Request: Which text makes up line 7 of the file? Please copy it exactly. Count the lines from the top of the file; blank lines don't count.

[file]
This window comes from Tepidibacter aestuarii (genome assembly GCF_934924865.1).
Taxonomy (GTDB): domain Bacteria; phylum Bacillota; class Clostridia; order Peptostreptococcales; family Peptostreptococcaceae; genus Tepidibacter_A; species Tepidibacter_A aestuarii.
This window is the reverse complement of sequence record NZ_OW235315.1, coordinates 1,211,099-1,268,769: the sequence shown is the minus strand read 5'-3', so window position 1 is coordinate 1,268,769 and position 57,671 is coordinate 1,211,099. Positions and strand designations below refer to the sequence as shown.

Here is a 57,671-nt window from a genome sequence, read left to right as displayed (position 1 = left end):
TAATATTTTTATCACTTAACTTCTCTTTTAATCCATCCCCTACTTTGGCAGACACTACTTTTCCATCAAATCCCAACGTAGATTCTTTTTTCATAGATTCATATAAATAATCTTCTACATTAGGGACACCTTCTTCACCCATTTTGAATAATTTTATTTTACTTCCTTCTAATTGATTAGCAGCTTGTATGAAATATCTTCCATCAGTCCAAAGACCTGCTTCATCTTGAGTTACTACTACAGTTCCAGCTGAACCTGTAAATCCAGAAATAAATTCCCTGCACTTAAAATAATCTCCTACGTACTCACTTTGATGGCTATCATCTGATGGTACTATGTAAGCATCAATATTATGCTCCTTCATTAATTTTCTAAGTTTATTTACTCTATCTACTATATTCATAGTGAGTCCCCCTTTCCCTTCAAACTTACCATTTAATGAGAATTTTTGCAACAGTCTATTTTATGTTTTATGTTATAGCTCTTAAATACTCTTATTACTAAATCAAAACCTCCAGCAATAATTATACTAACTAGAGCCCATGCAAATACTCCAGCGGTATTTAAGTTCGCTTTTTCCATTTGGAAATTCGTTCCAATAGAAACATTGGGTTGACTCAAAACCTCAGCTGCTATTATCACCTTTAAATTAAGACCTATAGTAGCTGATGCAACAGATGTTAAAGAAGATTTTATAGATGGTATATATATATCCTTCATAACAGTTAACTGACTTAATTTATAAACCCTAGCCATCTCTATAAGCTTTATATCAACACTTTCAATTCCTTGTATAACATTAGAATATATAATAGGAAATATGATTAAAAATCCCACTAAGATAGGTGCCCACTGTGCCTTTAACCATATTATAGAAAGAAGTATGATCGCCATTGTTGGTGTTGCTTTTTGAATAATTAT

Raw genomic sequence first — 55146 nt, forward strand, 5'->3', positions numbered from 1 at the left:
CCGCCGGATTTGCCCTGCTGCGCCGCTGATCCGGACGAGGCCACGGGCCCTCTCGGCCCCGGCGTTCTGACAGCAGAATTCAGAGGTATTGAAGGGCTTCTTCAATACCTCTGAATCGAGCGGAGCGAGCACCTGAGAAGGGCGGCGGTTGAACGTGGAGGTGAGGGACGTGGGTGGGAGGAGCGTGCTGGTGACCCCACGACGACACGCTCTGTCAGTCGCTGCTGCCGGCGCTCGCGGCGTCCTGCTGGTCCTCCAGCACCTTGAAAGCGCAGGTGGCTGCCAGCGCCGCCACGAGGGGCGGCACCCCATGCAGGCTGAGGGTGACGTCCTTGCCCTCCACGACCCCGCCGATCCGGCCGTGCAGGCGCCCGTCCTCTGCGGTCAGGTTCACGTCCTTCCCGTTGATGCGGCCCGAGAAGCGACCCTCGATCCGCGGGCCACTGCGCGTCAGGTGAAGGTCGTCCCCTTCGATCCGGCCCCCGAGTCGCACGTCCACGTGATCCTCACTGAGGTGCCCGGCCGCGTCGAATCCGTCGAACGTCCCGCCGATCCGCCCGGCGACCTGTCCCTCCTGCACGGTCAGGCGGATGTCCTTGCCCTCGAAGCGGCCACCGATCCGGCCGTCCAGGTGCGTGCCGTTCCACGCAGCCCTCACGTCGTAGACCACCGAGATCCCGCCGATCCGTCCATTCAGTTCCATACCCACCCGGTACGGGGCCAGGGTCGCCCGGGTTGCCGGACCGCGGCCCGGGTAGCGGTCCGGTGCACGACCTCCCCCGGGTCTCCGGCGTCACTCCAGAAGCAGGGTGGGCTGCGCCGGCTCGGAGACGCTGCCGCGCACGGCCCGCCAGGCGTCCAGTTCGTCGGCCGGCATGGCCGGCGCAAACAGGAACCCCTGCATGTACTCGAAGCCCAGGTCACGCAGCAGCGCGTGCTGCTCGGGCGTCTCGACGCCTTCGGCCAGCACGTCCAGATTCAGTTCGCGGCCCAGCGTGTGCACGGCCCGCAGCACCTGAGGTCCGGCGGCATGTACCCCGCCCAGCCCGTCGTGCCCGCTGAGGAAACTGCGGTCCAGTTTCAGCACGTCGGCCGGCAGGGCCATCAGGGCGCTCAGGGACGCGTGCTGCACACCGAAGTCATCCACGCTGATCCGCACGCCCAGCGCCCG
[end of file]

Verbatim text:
CCGCCGGATTTGCCCTGCTGCGCCGCTGATCCGGACGAGGCCACGGGCCCTCTCGGCCCCGGCGTTCTGACAGCAGAATTCAGAGGTATTGAAGGGCTTCTTCAATACCTCTGAATCGAGCGGAGCGAGCACCTGAGAAGGGCGGCGGTTGAACGTGGAGGTGAGGGACGTGGGTGGGAGGAGCGTGCTGGTGACCCCACGACGACACGCTCTGTCAGTCGCTGCTGCCGGCGCTCGCGGCGTCCTGCTGGTCCTCCAGCACCTTGAAAGCGCAGGTGGCTGCCAGCGCCGCCACGAGGGGCGGCACCCCATGCAGGCTGAGGGTGACGTCCTTGCCCTCCACGACCCCGCCGATCCGGCCGTGCAGGCGCCCGTCCTCTGCGGTCAGGTTCACGTCCTTCCCGTTGATGCGGCCCGAGAAGCGACCCTCGATCCGCGGGCCACTGCGCGTCAGGTGAAGGTCGTCCCCTTCGATCCGGCCCCCGAGTCGCACGTCCACGTGATCCTCACTGAGGTGCCCGGCCGCGTCGAATCCGTCGAACGTCCCGCCGATCCGCCCGGCGACCTGTCCCTCCTGCACGGTCAGGCGGATGTCCTTGCCCTCGAAGCGGCCACCGATCCGGCCGTCCAGGTGCGTGCCGTTCCACGCAGCCCTCACGTCGTAGACCACCGAGATCCCGCCGATCCGTCCATTCAGTTCCATACCCACCCGGTACGGGGCCAGGGTCGCCCGGGTTGCCGGACCGCGGCCCGGGTAGCGGTCCGGTGCACGACCTCCCCCGGGTCTCCGGCGTCACTCCAGAAGCAGGGTGGGCTGCGCCGGCTCGGAGACGCTGCCGCGCACGGCCCGCCAGGCGTCCAGTTCGTCGGCCGGCATGGCCGGCGCAAACAGGAACCCCTGCATGTACTCGAAGCCCAGGTCACGCAGCAGCGCGTGCTGCTCGGGCGTCTCGACGCCTTCGGCCAGCACGTCCAGATTCAGTTCGCGGCCCAGCGTGTGCACGGCCCGCAGCACCTGAGGTCCGGCGGCATGTACCCCGCCCAGCCCGTCGTGCCCGCTGAGGAAACTGCGGTCCAGTTTCAGCACGTCGGCCGGCAGGGCCATCAGGGCGCTCAGGGACGCGTGCTGCACACCGAAGTCATCCACGCTGATCCGCACGCCCAGCGCCCG